[SPOILERS for those who have not yet seen Guardians of the Galaxy Vol. 2]
James Gunn offers some background info on Yondu’s infamous yaka arrow from Guardians of the Galaxy Vol. 2, complete with a scientific breakdown. While Michael Rooker’s updated take on Yondu was a fan-favorite character in the first Guardians, the sequel last month gave him even more room to shine. The film fleshed out his backstory by exploring his history with Peter Quill and the original Ravagers. It not only set up the potential for Stakar and his crew to come back in a future film, but put Yondu and Quill’s father-son relationship at the heart of the movie.
One of the most talked about scenes from the first movie came when Yondu finally used his yaka arrow after threatening to do throughout the film. An innovative update on the more traditional bow and arrow he uses in the comics, the whistle-controlled super-arrow was a weapon to behold. In Vol. 2, it got an even more prominent spotlight in a brutally comic scene. By the end of the film, Kraglin had picked up Yondu’s fin and arrow as he learned how to control the powerful weapon. Now, we finally know a bit more about how it works.
Nerdist released a new video (seen above) which breaks down the science of the yaka arrows and how they’re controlled via whistling. We’ll leave it to Kyle Hill to properly explain it, as well as how it connects to Mary Poppins. Guardians writer/director James Gunn must have found it to his liking, as he shared the clip on Twitter before adding in some context of his own:
Side note on the yaka arrow: the whistle sound is picked up by the headpiece and is transmitted wirelessly to the arrow.— James Gunn (@JamesGunn) June 8, 2017
2nd side note on the yaka arrow in explanation of an unnamed spoiler: the headpieces are fairly common/simple; the arrow is incredibly rare.— James Gunn (@JamesGunn) June 8, 2017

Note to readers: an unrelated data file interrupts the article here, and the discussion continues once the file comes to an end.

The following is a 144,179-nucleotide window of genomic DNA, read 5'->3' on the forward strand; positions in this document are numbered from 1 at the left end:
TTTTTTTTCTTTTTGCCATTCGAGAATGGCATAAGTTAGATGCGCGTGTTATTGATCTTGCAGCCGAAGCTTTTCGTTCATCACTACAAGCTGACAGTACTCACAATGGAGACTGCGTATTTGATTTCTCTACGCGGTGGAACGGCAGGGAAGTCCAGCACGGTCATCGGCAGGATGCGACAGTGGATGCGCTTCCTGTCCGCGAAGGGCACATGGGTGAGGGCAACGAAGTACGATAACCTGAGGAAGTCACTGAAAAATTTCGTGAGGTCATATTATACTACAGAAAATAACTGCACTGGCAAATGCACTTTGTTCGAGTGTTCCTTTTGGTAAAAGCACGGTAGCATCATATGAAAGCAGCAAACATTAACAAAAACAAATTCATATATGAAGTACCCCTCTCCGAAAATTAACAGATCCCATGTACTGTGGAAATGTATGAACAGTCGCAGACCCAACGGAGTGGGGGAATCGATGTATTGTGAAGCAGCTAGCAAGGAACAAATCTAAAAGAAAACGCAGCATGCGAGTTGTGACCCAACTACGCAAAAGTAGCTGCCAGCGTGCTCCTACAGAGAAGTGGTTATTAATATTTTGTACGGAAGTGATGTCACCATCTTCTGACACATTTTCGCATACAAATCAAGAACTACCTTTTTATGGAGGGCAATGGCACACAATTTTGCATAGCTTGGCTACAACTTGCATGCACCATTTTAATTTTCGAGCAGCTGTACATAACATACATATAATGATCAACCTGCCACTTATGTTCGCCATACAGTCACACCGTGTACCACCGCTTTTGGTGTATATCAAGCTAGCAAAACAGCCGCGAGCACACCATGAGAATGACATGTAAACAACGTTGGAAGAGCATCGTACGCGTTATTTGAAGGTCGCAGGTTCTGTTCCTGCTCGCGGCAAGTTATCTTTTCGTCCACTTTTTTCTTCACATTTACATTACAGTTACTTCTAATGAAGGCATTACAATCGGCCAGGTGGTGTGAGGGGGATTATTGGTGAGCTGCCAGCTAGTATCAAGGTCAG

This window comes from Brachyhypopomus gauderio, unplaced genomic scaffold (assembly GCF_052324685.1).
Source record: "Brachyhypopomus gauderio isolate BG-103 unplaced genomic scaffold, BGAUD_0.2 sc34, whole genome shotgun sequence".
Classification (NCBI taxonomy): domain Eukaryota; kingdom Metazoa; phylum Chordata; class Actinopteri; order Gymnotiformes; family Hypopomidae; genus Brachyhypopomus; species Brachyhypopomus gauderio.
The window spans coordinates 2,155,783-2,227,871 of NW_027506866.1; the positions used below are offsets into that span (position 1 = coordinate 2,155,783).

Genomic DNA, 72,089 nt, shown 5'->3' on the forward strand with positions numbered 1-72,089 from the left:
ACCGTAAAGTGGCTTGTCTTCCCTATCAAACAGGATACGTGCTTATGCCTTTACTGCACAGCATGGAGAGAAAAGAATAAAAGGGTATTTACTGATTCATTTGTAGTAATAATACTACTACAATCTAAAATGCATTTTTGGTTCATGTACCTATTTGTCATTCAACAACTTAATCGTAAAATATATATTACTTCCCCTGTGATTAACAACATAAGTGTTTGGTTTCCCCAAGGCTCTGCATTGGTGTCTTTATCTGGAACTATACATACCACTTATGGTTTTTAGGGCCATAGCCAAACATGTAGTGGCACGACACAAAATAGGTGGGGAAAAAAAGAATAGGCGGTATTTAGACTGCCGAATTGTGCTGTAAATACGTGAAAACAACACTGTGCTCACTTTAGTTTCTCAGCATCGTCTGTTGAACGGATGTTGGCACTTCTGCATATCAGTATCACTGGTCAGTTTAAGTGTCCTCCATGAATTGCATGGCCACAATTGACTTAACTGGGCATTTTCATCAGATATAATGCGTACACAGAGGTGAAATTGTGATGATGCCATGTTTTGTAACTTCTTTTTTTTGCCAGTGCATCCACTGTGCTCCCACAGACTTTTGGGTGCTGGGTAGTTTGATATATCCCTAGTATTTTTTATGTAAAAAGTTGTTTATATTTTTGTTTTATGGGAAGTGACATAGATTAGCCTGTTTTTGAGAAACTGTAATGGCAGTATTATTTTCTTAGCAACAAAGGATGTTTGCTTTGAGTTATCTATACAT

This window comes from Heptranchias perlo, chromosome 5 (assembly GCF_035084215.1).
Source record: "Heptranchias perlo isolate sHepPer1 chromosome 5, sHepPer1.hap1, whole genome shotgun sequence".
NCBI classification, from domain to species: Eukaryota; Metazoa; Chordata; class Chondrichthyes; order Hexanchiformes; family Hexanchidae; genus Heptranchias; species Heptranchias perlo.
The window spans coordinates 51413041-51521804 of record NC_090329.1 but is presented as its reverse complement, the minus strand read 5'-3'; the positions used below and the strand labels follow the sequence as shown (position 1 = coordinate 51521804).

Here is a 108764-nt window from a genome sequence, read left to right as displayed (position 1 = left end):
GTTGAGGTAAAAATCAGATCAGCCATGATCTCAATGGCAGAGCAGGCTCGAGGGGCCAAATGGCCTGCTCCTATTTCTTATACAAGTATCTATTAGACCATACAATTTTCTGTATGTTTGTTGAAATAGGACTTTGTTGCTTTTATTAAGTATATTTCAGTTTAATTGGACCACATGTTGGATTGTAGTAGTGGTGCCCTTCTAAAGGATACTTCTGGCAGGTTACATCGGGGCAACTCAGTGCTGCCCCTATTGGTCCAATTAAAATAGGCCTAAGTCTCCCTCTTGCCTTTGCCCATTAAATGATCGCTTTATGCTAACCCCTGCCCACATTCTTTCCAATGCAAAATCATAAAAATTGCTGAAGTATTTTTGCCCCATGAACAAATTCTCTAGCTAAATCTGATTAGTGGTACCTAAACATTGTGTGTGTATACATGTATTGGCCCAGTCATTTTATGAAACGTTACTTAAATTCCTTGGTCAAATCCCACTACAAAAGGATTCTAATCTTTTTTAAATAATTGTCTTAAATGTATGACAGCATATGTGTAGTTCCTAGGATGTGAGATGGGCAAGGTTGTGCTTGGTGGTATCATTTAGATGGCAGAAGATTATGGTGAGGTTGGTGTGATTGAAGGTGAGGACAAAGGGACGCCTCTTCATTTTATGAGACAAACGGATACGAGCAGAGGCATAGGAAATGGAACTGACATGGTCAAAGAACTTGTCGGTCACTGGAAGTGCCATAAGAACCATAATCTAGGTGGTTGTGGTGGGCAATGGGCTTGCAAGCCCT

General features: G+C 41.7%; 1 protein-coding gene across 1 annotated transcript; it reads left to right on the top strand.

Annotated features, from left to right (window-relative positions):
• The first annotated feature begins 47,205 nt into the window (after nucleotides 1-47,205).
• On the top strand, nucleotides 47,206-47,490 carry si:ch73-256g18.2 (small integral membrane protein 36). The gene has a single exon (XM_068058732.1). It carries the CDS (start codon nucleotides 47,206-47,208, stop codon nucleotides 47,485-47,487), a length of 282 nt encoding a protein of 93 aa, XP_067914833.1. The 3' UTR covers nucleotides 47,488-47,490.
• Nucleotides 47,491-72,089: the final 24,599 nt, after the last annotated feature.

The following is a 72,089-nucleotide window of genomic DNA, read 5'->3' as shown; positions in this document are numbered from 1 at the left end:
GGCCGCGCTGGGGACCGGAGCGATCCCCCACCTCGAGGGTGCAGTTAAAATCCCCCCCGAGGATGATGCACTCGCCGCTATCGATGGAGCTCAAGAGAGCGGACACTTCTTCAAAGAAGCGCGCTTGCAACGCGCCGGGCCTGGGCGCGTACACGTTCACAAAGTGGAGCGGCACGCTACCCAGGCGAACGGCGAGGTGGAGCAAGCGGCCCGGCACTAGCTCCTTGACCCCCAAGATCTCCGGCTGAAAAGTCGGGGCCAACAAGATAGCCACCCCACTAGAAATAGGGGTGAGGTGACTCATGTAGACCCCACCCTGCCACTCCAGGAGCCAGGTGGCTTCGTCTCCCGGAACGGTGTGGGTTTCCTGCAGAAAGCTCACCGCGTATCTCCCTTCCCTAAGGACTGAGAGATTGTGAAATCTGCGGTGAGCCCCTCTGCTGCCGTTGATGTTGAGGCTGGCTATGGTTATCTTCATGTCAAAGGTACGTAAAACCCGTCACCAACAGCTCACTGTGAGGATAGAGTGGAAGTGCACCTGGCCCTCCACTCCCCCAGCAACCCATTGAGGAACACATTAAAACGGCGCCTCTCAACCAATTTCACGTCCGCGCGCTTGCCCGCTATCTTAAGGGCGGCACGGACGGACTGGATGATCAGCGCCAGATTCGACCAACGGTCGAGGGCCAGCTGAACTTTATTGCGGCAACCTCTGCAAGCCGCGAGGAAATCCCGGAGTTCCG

As you can see, Gunn seems to buy into Hill’s explanation, stating that the whistling is picked up using the head-fin as a receiver to direct the arrow. He also mentions that the arrow itself is super rare, which is why Rocket has to repair the broken one for Kraglin to use. As for the headpiece, the devices are fairly standard in the world as they’re essentially a speaker and wireless router combined. When a fan tried to call out Gunn on the rarity of the arrow versus the common nature of the headpiece, the writer clarified further.
Not odd: there are many brain implantations in the universe (see Korath Vol 1); that tech is easily manipulated from one need to the other. https://t.co/N2eTwWOwXz— James Gunn (@JamesGunn) June 8, 2017
As Gunn states, cybernetic implants are super common in the universe. Just like in Star Wars, many people in the Guardians universe have augmented themselves with various devices. Yondu himself seems to have an implant along his skull which he can plug the various fins into — and we have to assume Kraglin does as well. From there, creating more of the transmitters is fairly simply. Meanwhile, the true power lies in the arrow, which is why it makes sense that it’s rare.
As seen in the movie, Yondu’s mastery of the yaka arrow allows him to wipe out dozens of enemies just by blowing some air through his lips. Luckily for the Guardians, those things aren’t just lying around. The yaka arrow is one of Gunn’s more ingenious additions to the canon, and it’s always enjoyable when he takes the time to get on social media and provide further context for his hit franchise. Given that, expect more info to leak out from Gunn regarding Guardians of the Galaxy Vol. 2.